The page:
We left the UK on the morning of Tuesday 7th hoping for the flights to be on time from Birmingham to Dubai and then Dubai to Hyderabad. However, both flights were heavily delayed which made the journey very tiring. On a positive note, this gave me an opportunity to get to know Fr David Gnosill from Coventry, who was travelling with Mary Skaag and I for the first time. We arrived in India on Wednesday morning and travelled South by road, stopping at the Salesian College in Kurnool for lunch and an overnight stay. Even though the college is half way between Hyderabad and Balamma, the work that Fr Sarves is doing is well known and widely respected. We also visited the Mother House of the Carmelite Sisters who help Fr Sarves. Once again, the positive comments about our worked filled us with pride. Here we had Holy Mass and prayed for everyone back at home and also for one of their young Sisters who had just died of cancer.
From Kurnool to Balamma Satram was a full days journey by car and when we arrived it was almost dark. There was a great welcome from the people and as normal there was no electricity. Fr Sarves had particularly wanted Fr David to experience first-hand what it was like without any power. However, just after our arrival the solar panels and the generator were switched on and the village was transformed. We still only have a bucket to wash in but at least there is hot water in all of our rooms. The money for the solar panels and the generator were paid for by contributions from the UK in 2013.
Over the next few days we have been able to show Fr David the poverty that Mary and I have come to share. We visited villages without water, only having one single water pump for over three hundred people. Travelling by car you notice that there are no ‘shops’ as such just simple stalls usually about ten miles apart. These rural village stalls sell mainly locally grown crops. Fruits like bananas and coconuts have a freshness and taste you don’t find at home.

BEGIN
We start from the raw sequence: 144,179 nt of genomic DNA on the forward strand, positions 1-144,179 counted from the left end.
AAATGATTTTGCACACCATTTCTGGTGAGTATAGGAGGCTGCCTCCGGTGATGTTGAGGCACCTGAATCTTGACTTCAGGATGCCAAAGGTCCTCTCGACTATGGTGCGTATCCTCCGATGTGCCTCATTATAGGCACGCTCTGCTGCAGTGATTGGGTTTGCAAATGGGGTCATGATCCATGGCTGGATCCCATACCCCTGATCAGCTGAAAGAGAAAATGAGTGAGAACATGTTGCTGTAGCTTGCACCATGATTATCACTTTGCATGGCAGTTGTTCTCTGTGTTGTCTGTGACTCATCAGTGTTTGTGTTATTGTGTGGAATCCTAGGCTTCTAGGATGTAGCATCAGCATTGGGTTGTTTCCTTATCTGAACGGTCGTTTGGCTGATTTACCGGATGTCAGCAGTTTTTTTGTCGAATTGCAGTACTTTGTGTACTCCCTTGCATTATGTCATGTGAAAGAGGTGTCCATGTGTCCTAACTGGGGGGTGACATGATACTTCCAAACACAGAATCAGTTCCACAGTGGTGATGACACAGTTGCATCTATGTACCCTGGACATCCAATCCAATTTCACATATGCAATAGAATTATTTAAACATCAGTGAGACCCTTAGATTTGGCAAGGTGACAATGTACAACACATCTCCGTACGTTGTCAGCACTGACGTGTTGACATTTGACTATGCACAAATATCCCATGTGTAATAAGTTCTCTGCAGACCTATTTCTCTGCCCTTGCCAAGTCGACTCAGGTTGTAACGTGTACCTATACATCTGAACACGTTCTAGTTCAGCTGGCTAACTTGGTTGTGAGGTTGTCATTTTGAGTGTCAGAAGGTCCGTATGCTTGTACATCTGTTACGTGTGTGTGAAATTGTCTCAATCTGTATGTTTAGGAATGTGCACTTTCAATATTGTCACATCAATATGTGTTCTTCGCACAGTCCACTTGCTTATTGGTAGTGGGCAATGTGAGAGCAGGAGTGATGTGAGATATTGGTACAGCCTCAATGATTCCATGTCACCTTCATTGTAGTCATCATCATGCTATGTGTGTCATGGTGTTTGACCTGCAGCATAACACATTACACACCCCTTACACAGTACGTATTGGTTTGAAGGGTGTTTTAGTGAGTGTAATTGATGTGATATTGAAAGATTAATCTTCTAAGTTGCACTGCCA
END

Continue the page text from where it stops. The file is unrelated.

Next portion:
Due to all the transport and teacher strikes during the months of October to December in the State, the children in our care were not allowed normal holidays during our stay. We had to visit them in their schools and also at Fr Sarves’ relative’s, where some of them had spent a few days to celebrate the harvest feast called Pungal. All of the children are doing very well at school and they have all grown since my last visit.
The village itself is still in excellent condition. Fr Sarves strives to keep the maintenance ongoing so as to ensure that none of the money that we have given is misused. There is a deep serenity about the place and this is seen by the attitude of all the people working together. It is a safe haven for all the elderly and sick who are here on a permanent basis, but also there is an ‘open door’ approach each day for any new arrivals. On Saturday, one lady was just dumped outside the gate, she had nothing, not even clothing to cover her. Within twenty-four hours she was a different person. She received a bed, food and all the medical help she needed.
One of our main outreach programmes that we are involved with is the care of vulnerable young girls aged between 16-20. This year we have taken in 20 girls and given them shelter, food, clothing and medical aid. The Carmelite Sisters working with Fr Sarves offer them skills in housekeeping and sewing which is something they have never had. Father and the Sisters are making the best use of the limited resources they have to help the young girls, but better accommodation and toilet facilities are needed. These girls are full of joy and appreciation towards us for taking them off the streets and giving them renewed hope for the future.
Coming to India makes me aware of the vast and varied blessings that we all receive from God through one another. What little we can offer another goes a long way in helping the real needy in our world of today. When we visited Fr Sarves’ Bishop, he was full of encouragement and thanked us for all we do. He highlighted just how much he held Fr Sarves as a living example of how we should all live. I take inspiration from St Augustine when he said, “What I am is God’s gift to me, what I become is my gift to God.”
Over the next few days Mary, Fr David and I prepare to leave the village that does such important work with the young, sick and the elderly. Your prayers and support back at home in the UK make all this work possible. It is a living example of Jesus’ call to love one another.
See you all soon with lots more to tell you! God bless. Fr Jeff